The United States has offered to provide training to 350,000 state and municipal police officers at the FBI National Academy in Quantico, Virginia, in an effort to better prepare security forces to combat organized crime.
The Deputy Chief of Mission at the U.S. embassy in Mexico, William Duncan, said the offer was made in recognition of the wave of violence in Mexico caused by the demand for drugs in the U.S. market and because police forces in Mexico are facing the “most ruthless” criminal organizations.
“The U.S. government understands that the security of both countries is directly related, what happens in Mexico affects us and vice versa. Our future prosperity depends on the collective prosperity of the North American region.”
Duncan indicated that U.S. authorities had noted a new commitment from their Mexican counterparts to certify police and stressed that proper training was the base of any professional career and that the FBI training could “change history.”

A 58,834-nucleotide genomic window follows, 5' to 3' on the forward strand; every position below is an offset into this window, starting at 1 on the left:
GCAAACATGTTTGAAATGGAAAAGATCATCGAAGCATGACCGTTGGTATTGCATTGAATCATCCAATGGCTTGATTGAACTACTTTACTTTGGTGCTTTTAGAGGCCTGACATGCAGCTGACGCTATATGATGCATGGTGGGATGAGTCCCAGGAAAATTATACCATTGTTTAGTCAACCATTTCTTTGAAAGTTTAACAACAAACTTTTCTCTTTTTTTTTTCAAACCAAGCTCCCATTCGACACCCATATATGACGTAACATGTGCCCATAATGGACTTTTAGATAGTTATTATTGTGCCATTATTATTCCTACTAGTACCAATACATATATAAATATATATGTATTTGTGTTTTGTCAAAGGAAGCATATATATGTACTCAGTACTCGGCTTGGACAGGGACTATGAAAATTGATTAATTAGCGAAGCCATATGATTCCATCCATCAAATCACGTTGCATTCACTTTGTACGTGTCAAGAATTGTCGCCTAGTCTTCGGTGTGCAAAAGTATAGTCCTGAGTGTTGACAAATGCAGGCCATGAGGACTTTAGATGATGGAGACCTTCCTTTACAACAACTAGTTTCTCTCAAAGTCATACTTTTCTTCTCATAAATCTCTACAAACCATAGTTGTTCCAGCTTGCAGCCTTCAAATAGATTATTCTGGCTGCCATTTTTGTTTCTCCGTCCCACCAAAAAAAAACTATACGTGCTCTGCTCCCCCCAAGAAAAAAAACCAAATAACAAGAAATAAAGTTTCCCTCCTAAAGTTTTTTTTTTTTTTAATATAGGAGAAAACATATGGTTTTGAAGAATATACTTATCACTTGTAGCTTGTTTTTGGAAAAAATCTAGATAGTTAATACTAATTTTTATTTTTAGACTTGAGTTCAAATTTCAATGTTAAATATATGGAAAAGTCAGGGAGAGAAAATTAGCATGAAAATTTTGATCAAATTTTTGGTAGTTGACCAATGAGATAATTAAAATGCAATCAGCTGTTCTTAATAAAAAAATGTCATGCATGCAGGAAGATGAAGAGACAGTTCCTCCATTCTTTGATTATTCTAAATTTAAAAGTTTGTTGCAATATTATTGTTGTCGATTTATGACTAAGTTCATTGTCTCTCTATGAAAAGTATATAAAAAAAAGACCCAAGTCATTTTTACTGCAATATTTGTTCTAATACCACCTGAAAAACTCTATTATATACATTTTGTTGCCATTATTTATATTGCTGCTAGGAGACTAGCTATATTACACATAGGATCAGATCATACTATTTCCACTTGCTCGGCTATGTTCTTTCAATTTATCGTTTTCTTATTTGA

However, police training is not the only barrier authorities face in fighting organized crime.
Speaking at a public security conference this week, the chief of the National Public Security System, Álvaro Vizcaíno, stated that in order to lower the crime rate the number of officers needs to be at least doubled in addition to ensuring that they have adequate training and resources.
“We need to strengthen the police’s capacity to react and respond. The fundamental problems are that there are not enough police and in many cases the police there are don’t have the training or equipment necessary to be able to work.”
Mexico currently has 450,000 officers at federal, state and municipal levels but according to Vizcaíno some states, “have fewer than half the police they should have.”
Vizcaíno indicated that 1.5 billion pesos (US $80.5 million) have been allocated to strengthen Mexico’s police forces this year and that training courses are being designed in conjunction with the Institute of Juridical Investigations at the National Autonomous University.
Approximately 9% of state officers and 12% of municipal officers have failed evaluation tests but continue to serve in police forces across the country.